Oropharyngeal Dysphasia and Aspiration

What is oropharyngeal dysphagia?

Dysphagia means difficulty swallowing. There are two types of dysphagia: oropharyngeal and esophageal. Oropharyngeal dysphagia occurs when your child has difficulty swallowing because of problems with their mouth, tongue, palate, larynx or the muscle at the top of the esophagus. Esophageal dysphagia occurs when the esophagus does not clear food appropriately because of inflammation, because of a nerve or muscle problem or because of prior surgeries. Your care team can help determine what type of dysphagia your child has.

What is aspiration?

Sometimes, dysphagia can result in food or liquid entering your child's lungs, a problem called aspiration.

What are the symptoms of oropharyngeal dysphagia?

In addition to aspiration, your child may experience symptoms including:

  • difficulty feeding
  • coughing during drinking, particularly with thin liquids
  • gagging during meals
  • back arching during feeding
  • cyanosis (blue spells)
  • redness around the eyes during or after feeding
  • vomiting during feeding
  • rattling in the throat or chest
  • frequent breathing difficulties
  • poor growth

What causes oropharyngeal dysphagia?

Oropharyngeal dysphagia can have many different causes, including developmental causes, neurologic causes and anatomic causes. Children with a history of prematurity, neurologic diagnoses, genetic syndromes, developmental delay or a history of cardiothoracic surgery may be at greatest risk for the condition. However, oropharyngeal dysphagia can occur even in children without these risk factors. Your care team will help identify the most likely cause for your child's symptoms.

How is oropharyngeal dysphagia diagnosed?

If your child's physician suspects oropharyngeal dysphagia, they may perform a variety of tests to evaluate swallowing and make a diagnosis:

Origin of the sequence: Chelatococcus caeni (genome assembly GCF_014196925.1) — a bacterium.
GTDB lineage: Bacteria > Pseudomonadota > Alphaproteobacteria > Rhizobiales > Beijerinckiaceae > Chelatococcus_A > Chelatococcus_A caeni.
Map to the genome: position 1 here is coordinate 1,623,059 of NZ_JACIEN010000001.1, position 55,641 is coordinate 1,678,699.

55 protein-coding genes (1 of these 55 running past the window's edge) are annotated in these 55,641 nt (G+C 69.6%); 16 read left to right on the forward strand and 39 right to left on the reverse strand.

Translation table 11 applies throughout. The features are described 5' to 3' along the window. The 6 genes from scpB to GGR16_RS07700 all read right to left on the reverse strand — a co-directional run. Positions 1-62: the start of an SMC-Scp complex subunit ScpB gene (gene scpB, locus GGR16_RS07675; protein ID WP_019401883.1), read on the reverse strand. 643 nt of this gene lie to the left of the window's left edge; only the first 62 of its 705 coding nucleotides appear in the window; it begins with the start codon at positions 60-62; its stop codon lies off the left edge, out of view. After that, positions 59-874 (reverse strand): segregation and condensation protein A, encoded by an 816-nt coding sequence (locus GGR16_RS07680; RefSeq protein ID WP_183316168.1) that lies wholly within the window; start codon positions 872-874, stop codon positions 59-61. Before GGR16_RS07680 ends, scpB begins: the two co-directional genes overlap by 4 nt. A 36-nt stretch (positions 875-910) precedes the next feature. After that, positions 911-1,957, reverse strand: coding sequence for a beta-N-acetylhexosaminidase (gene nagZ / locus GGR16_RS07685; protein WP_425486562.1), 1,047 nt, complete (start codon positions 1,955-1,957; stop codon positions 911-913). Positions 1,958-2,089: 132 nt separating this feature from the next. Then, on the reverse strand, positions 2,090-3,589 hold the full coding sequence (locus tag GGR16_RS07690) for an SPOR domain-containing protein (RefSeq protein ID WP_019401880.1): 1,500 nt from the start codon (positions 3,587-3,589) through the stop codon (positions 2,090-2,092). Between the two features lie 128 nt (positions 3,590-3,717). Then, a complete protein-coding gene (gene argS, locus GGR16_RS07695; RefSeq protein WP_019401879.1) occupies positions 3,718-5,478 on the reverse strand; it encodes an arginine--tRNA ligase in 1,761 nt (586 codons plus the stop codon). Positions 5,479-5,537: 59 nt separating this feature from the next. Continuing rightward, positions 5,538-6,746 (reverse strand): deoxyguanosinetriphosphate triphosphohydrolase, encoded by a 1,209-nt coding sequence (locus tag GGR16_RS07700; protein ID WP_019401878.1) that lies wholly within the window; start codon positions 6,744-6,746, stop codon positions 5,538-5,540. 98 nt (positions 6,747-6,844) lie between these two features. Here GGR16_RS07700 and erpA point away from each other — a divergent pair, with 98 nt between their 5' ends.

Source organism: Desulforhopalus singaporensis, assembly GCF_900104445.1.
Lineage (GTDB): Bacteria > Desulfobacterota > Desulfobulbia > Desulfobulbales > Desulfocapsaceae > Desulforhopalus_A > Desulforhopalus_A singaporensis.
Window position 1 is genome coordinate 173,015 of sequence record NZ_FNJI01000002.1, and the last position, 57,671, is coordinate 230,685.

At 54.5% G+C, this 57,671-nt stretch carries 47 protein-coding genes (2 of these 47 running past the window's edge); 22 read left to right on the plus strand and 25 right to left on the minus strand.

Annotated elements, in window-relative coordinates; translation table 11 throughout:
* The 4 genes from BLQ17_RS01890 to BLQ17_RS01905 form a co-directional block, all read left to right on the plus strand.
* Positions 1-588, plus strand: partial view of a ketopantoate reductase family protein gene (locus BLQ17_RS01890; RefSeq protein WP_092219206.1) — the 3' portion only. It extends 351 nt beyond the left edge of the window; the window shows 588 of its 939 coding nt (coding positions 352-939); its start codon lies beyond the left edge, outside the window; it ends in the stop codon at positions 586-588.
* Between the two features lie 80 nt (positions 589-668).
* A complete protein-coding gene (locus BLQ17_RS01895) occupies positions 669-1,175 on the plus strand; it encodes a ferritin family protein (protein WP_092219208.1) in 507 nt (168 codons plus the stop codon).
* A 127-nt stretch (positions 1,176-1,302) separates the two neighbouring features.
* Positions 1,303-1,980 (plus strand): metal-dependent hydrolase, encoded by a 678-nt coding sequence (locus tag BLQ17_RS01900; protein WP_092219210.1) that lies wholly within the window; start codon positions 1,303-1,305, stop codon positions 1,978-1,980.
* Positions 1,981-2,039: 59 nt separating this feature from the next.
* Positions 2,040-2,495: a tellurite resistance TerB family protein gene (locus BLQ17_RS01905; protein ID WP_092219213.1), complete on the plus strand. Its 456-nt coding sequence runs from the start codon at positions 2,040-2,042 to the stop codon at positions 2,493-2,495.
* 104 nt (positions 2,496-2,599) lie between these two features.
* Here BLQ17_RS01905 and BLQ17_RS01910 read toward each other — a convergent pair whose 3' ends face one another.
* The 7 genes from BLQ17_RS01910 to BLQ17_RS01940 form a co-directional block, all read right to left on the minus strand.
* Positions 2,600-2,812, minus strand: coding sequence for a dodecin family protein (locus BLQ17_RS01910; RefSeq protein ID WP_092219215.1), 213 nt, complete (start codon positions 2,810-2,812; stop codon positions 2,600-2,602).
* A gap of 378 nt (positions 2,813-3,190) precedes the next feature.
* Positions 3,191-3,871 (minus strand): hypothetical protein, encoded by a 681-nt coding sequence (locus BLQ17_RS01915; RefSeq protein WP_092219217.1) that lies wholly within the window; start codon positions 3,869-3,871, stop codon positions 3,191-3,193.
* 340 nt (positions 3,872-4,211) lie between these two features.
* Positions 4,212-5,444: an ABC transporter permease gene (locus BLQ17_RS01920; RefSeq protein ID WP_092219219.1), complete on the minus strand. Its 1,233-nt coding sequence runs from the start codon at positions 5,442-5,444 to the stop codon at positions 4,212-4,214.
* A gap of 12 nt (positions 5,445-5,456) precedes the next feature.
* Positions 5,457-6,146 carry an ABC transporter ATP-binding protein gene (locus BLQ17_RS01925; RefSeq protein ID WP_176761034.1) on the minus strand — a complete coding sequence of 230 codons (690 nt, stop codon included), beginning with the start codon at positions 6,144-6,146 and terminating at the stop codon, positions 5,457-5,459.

• Physical examination and medical history
  • Clinical feeding evaluation (CFE) with a speech language pathologist who specializes in pediatric feeding and swallowing disorders
  • Esophageal manometry
  • Videofluoroscopic swallow study (VFSS), also known as a modified barium swallow study (MBS)
  • Fiberoptic endoscopic evaluation of swallowing (FEES) exam

How is oropharyngeal dysphagia treated?

Your child's method of feeding may need to be altered to reduce the chance that food will inadvertently enter the lungs. For example, you child may need to add thickener to their liquids, may need to eat or drink more slowly or in a different position or, rarely, may need to receive liquids by a tube that goes into the nose or the stomach.

How we care for oropharyngeal dysphagia

The skilled clinicians in the Aerodigestive Center and Center for Airway Disorders at Boston Children's Hospital are experienced in diagnosing and treating children with a range of aerodigestive concerns, including oropharyngeal dysphagia and aspiration. We have a rich understanding of the complexity of the swallowing process, which allows us to consider all aspects of this mechanism when evaluating and treating dysphagia.